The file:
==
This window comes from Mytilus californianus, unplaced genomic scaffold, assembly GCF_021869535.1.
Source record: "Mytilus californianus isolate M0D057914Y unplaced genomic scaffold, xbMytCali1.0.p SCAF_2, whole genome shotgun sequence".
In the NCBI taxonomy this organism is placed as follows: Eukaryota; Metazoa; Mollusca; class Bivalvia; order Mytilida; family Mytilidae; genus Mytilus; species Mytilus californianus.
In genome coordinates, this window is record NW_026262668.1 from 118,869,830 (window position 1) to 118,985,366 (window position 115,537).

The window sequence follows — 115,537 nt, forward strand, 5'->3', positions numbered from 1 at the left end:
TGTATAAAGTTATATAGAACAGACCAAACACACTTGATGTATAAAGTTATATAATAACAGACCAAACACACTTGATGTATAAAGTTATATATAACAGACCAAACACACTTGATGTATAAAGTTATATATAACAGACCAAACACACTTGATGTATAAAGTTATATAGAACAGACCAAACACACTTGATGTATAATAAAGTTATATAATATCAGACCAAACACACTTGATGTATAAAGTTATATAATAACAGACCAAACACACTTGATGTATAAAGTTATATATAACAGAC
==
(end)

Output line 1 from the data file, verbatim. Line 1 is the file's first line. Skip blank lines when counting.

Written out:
This window comes from Mytilus californianus, unplaced genomic scaffold, assembly GCF_021869535.1.